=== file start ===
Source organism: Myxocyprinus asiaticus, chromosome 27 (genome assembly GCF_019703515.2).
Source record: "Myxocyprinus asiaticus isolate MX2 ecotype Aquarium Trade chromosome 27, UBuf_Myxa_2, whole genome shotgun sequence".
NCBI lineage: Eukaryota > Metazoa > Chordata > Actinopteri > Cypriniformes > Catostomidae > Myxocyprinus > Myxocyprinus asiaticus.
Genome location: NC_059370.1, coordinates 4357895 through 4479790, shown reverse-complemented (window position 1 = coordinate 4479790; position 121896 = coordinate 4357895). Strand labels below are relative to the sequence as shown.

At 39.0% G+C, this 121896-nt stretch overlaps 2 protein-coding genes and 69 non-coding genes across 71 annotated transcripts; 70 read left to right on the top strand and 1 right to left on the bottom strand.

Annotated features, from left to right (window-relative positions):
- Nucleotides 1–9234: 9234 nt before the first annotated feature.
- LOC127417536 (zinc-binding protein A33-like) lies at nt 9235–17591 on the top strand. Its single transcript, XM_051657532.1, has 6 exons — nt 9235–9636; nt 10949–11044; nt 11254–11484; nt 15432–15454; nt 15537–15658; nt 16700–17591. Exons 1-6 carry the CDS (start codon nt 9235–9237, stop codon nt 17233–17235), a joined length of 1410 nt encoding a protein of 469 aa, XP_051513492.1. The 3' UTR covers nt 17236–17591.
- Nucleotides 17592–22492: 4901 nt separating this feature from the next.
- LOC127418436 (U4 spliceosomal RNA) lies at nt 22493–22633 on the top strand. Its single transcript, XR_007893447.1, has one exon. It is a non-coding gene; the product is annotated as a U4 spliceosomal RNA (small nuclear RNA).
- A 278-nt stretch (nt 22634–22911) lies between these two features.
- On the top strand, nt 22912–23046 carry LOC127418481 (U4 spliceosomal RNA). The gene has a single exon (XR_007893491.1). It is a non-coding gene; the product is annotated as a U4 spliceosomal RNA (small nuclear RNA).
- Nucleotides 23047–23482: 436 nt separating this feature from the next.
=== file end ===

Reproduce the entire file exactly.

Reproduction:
Source organism: Myxocyprinus asiaticus, chromosome 27 (genome assembly GCF_019703515.2).
Source record: "Myxocyprinus asiaticus isolate MX2 ecotype Aquarium Trade chromosome 27, UBuf_Myxa_2, whole genome shotgun sequence".
NCBI lineage: Eukaryota > Metazoa > Chordata > Actinopteri > Cypriniformes > Catostomidae > Myxocyprinus > Myxocyprinus asiaticus.
Genome location: NC_059370.1, coordinates 4357895 through 4479790, shown reverse-complemented (window position 1 = coordinate 4479790; position 121896 = coordinate 4357895). Strand labels below are relative to the sequence as shown.

At 39.0% G+C, this 121896-nt stretch overlaps 2 protein-coding genes and 69 non-coding genes across 71 annotated transcripts; 70 read left to right on the top strand and 1 right to left on the bottom strand.

Annotated features, from left to right (window-relative positions):
- Nucleotides 1–9234: 9234 nt before the first annotated feature.
- LOC127417536 (zinc-binding protein A33-like) lies at nt 9235–17591 on the top strand. Its single transcript, XM_051657532.1, has 6 exons — nt 9235–9636; nt 10949–11044; nt 11254–11484; nt 15432–15454; nt 15537–15658; nt 16700–17591. Exons 1-6 carry the CDS (start codon nt 9235–9237, stop codon nt 17233–17235), a joined length of 1410 nt encoding a protein of 469 aa, XP_051513492.1. The 3' UTR covers nt 17236–17591.
- Nucleotides 17592–22492: 4901 nt separating this feature from the next.
- LOC127418436 (U4 spliceosomal RNA) lies at nt 22493–22633 on the top strand. Its single transcript, XR_007893447.1, has one exon. It is a non-coding gene; the product is annotated as a U4 spliceosomal RNA (small nuclear RNA).
- A 278-nt stretch (nt 22634–22911) lies between these two features.
- On the top strand, nt 22912–23046 carry LOC127418481 (U4 spliceosomal RNA). The gene has a single exon (XR_007893491.1). It is a non-coding gene; the product is annotated as a U4 spliceosomal RNA (small nuclear RNA).
- Nucleotides 23047–23482: 436 nt separating this feature from the next.